FORT JACKSON, S.C. – In 2008, Charleston District reassumed responsibility for military construction projects at Fort Jackson. Since then, the district has executed over $1.4 billion in projects including new builds, operations and maintenance, and facility investments services.
Many of those projects were aimed at improving the basic training environment. Fort Jackson is the largest of the four basic combat training installations in the Army and roughly 60% of all new Soldiers are trained there.
Command Sgt. Maj. Chad Blansett, the U.S. Army Corps of Engineers South Atlantic Division command sergeant major, recently toured the various work sites. Blansett was joined by Command Sgt. Maj. Philson Tavernier, command sergeant major for Fort Jackson, Command Sgt. Maj. Roberto Guadarrama, command sergeant major for the 165th Infantry Brigade, and Command Sgt. Maj. Travis Wirth, the command sergeant major for the 193rd Infantry Brigade.
“One of the most important parts of my job is to make sure the senior enlisted advisors in our Army have a better opportunity to understand what USACE does for them, especially in our region with all the military construction projects,” said Blansett. “As I travel around the southeast, I’m able to tie in the things we are doing for our Army to those who are training America’s best.”
The 165th and 193rd are the two brigades that conduct basic combat training at Fort Jackson.
“I appreciate the opportunity to have had the occasion with the project walk-through,” said Guadarrama. “It was extremely educational. There has been an extraordinary amount of effort from team members and team leaders from different organizations in making these projects come to life.”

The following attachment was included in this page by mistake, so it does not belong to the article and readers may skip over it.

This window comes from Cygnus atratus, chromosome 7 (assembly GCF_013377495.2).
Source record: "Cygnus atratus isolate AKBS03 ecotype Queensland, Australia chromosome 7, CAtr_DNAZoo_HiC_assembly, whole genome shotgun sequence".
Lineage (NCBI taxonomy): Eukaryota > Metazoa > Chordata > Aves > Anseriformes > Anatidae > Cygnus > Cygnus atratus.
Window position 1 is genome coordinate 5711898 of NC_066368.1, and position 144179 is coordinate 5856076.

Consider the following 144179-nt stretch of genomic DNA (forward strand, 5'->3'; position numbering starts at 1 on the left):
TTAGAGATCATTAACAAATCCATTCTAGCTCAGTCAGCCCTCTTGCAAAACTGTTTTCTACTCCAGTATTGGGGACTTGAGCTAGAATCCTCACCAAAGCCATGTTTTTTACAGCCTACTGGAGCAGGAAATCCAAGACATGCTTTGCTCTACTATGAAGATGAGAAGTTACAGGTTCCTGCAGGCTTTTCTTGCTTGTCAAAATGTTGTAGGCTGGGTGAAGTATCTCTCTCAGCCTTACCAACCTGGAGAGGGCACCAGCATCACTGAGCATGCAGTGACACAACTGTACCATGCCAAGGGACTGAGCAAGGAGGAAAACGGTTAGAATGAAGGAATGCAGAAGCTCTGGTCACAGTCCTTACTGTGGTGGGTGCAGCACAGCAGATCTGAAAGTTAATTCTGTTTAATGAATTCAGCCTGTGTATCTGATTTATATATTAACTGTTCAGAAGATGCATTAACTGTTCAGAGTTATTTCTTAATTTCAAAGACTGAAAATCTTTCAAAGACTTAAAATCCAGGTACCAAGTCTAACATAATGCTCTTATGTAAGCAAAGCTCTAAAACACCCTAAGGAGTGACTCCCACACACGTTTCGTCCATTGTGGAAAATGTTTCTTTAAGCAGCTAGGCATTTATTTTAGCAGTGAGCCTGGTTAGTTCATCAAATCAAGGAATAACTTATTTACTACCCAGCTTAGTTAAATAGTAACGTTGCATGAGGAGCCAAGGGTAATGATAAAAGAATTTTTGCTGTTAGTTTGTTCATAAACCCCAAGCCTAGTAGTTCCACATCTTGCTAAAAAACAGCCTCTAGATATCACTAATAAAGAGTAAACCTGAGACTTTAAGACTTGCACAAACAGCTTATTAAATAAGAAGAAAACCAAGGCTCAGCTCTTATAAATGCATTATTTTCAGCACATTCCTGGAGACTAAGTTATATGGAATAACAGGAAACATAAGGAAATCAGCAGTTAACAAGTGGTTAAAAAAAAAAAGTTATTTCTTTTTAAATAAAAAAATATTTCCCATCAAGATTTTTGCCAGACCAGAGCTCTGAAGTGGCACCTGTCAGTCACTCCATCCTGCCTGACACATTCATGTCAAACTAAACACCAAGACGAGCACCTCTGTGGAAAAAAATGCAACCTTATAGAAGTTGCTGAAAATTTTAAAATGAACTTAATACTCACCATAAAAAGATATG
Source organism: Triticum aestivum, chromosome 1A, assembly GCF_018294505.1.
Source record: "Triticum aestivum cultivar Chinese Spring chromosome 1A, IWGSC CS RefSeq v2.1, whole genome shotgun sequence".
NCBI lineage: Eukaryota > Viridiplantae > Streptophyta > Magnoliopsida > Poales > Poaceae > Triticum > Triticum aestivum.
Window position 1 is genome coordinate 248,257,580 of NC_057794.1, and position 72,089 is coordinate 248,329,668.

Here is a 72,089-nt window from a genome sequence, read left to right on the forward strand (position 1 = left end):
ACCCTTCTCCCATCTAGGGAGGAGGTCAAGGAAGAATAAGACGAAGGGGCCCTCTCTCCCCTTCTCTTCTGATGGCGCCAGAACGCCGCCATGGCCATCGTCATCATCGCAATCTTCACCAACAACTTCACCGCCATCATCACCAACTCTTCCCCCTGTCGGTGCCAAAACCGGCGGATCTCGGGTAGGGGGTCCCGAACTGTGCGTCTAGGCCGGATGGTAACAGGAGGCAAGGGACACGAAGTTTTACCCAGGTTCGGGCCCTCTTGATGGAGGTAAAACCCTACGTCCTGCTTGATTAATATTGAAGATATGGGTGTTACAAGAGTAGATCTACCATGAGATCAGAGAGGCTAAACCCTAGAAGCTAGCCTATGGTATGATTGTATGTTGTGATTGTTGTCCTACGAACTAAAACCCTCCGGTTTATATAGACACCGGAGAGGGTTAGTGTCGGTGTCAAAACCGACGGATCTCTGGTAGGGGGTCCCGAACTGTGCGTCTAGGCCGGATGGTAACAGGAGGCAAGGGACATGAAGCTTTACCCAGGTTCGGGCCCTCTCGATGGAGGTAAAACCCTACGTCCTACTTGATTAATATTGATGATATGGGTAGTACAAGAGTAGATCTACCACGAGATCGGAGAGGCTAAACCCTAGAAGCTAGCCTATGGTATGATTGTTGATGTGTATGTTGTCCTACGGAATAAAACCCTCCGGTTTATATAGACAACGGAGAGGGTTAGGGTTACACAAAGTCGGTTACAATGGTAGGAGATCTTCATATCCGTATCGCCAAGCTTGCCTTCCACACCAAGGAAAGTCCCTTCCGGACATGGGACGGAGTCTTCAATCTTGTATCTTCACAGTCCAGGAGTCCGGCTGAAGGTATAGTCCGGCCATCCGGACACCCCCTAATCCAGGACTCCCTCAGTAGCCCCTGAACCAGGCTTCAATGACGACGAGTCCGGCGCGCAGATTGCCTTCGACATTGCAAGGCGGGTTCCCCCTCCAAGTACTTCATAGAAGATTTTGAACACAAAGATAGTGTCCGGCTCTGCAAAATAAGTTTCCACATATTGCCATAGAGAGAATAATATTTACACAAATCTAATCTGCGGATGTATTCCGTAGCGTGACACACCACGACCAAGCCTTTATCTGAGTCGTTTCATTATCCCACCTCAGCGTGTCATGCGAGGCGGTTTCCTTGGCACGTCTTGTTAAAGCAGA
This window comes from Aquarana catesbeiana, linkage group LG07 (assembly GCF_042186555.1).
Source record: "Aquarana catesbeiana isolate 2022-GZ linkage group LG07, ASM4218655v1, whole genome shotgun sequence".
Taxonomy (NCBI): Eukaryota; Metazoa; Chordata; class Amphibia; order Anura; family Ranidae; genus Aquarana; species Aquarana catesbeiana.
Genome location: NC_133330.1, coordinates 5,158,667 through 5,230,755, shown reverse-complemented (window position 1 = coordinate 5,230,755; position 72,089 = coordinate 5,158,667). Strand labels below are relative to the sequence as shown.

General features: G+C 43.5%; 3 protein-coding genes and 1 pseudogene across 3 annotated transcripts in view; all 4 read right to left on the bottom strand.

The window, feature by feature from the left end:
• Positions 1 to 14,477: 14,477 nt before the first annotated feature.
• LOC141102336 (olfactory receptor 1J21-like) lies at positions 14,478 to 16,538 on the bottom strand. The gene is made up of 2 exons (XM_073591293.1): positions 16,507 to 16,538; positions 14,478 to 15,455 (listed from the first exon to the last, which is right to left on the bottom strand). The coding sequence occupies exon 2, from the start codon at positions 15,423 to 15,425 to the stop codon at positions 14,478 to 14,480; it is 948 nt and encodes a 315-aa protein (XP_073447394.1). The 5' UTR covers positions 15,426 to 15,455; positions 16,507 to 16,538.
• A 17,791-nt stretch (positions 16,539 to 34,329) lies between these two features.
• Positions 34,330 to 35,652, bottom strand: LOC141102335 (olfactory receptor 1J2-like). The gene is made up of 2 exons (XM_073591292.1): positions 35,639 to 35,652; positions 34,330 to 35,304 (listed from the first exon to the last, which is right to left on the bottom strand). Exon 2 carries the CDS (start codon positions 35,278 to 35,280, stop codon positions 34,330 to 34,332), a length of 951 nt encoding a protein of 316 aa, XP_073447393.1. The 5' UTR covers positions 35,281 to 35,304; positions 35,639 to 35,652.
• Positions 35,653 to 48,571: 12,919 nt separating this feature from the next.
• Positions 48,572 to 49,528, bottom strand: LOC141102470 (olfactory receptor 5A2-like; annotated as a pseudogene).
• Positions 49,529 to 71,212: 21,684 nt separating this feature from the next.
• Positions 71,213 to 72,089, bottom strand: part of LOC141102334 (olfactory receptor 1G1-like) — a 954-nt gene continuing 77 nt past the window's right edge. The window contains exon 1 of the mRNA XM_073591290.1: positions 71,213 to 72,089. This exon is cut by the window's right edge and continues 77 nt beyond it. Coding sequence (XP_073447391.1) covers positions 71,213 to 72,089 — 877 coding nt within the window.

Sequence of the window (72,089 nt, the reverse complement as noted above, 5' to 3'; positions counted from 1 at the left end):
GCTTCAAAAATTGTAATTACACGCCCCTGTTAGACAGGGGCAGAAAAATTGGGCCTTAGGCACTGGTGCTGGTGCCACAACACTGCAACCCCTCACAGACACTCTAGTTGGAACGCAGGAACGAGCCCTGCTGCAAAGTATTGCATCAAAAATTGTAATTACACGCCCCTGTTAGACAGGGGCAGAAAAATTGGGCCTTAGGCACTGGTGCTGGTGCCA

One of the projects currently underway is Basic Training Complex Four, Phase Two, which was started this past June and is scheduled to be completed by the end of this year. Formally known as a Basic Combat Trainee Complex, it has all the required facilities to house and fully train the Army’s new recruits, while also being close to field training areas and ranges.
“Fort Jackson is the first point of contact for a large percentage of the Soldiers who enlist in the U.S. Army and it’s very important we provide the optimal onboarding to the newest members of our team,” said Tavernier. “These new facilities will allow us to consolidate battalions into one organic location with the ability to train at scale without any impeding to our mission while enhancing capabilities.”
Fort Jackson graduates an average of 1,000 basic combat training Soldiers each week and on any given day, roughly 10,000 people are training on Fort Jackson.
Following the walk-through, Blansett took some time to meet with staff at the Corps’ Fort Jackson Resident Office.
“Words cannot express how much I appreciate the team and the work they do,” said Blansett. “A lot of great work goes on behind the scenes and it doesn’t go unnoticed. I certainly appreciate what everyone does to make USACE as great as it is.”